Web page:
If you’re a singer, you’re going to have a lifetime battle with dry, sore throats. Believe me, I understand the frustration! Nothing is worse than facing a crowd of smiling faces who are eager to hear you perform, and all you can give them in return is a hoarse voice (or worse—no voice at all).
Dry air is public enemy #1 for your guitar. It doesn’t matter if it’s hot or cold—extended dry conditions will almost always lead to cracks in an all-wood guitar. Fortunately, it’s pretty easy to control the humidity around your guitar, whether it’s with a small humidifier that keeps the guitar safe inside its case, or an electronic humidifier that regulates humidity for the entire room.
If you’re a beginner who’s new to the world of electric drumming, figuring out which drumsticks to buy can be surprisingly tricky. You’d think it would simple enough—you just need two sticks that you can bang on hard surfaces, right? Well, the answer is yes and no. Any drumstick will work, but there are certain types and styles that are either designed specifically for electric drum kits, or that are known to be better with electric drum kits.
It’s a well-known fact that the quality of a reed can affect a woodwind instrument’s ease of play, pitch, tone, and dynamic variation. This is especially true with the oboe, and even more so for beginners who are learning to play. Beginners who use a poorly-made reed are prone to develop bad habits that can be very difficult to correct over time.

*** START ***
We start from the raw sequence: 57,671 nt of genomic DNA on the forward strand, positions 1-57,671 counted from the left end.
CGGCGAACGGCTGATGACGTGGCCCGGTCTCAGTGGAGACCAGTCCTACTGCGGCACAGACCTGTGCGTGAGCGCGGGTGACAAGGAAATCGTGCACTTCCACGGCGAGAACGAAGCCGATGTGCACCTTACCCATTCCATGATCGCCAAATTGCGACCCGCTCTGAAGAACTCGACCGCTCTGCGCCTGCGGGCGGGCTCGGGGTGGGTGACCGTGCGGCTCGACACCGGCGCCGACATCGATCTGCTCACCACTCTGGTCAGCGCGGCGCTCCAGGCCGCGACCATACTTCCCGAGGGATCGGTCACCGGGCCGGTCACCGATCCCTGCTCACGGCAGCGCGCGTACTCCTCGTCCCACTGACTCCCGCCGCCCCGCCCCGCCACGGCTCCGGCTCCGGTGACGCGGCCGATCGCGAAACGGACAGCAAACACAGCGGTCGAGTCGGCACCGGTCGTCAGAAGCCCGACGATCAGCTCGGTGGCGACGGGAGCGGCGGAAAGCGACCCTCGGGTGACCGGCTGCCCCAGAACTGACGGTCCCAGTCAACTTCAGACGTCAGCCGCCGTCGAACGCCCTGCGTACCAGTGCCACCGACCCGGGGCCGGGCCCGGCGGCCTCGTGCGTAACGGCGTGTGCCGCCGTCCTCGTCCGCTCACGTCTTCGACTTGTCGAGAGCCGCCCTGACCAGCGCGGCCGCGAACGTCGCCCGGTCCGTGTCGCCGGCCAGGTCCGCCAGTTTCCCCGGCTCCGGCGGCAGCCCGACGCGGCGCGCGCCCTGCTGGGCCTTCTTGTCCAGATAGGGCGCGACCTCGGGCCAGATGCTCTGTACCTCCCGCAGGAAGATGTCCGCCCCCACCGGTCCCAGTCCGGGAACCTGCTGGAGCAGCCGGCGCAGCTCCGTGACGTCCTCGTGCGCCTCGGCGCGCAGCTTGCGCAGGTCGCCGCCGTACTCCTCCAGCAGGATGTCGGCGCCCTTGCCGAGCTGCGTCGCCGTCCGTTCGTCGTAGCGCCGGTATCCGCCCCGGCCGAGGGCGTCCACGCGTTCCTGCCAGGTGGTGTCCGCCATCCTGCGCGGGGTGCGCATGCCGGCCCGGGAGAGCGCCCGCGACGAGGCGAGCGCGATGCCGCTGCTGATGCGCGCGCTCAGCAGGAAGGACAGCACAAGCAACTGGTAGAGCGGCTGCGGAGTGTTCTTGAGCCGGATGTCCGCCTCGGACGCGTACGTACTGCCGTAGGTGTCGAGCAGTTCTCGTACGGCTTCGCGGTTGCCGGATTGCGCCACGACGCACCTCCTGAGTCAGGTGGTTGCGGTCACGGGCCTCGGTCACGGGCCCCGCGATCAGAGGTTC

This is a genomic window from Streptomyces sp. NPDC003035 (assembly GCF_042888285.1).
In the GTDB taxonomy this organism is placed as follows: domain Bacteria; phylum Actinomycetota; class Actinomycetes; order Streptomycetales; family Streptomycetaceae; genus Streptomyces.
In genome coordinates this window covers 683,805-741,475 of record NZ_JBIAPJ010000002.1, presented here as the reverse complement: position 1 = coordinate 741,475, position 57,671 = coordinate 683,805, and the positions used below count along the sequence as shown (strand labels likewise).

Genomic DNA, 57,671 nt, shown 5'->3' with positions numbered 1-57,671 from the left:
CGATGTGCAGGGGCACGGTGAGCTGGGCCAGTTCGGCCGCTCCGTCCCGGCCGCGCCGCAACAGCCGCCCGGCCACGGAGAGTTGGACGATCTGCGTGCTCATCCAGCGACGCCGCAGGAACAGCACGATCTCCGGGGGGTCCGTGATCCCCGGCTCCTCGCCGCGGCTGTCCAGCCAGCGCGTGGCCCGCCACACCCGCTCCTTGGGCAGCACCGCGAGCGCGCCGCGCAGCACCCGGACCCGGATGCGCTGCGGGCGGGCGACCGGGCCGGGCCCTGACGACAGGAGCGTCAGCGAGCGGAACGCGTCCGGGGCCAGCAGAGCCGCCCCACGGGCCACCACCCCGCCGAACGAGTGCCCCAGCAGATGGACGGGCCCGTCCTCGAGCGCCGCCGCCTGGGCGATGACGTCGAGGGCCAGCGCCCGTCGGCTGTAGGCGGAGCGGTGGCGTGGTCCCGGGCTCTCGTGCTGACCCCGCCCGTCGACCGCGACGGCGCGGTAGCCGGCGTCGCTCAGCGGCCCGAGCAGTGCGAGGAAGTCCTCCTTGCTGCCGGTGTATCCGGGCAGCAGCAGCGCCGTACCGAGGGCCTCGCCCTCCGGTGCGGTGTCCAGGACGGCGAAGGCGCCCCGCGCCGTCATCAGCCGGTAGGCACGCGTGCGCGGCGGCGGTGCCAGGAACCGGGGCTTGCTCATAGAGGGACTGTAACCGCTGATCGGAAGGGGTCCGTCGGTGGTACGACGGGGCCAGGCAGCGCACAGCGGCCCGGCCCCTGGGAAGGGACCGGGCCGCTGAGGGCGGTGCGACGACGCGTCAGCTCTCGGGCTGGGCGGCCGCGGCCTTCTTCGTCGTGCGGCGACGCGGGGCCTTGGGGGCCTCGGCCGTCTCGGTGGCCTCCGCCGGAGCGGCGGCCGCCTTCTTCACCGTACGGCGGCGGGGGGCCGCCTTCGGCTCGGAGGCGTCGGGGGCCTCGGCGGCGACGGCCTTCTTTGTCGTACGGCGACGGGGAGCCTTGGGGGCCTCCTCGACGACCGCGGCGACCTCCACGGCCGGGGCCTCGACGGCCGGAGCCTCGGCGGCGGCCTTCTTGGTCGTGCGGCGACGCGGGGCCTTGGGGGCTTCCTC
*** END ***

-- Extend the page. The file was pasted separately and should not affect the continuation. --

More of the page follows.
It’s true what they say, most of your tone is based on the tuba player’s experience, but the a majority of the sound also comes from the mouthpiece itself. Without the proper mouthpiece most tuba players will be unable to achieve that tone they hear in their heads.
You need a jazz trumpet mouthpiece that is versatile enough to allow for easy manipulation of the notes & scales. Bigger mouthpieces can be clunky during fast passages with many notes, so a mouthpiece with a smaller form factor & a lot of weight seems to work best for jazz players in our opinion.
It may seem like a small thing, but the mouthpiece is one of the most critical components of any trombone. Whether you play professionally as part of an orchestra, a gig with a band on the weekends or just enjoy music for its own sake, the right mouthpiece is an essential piece of equipment, one that can make or break your play.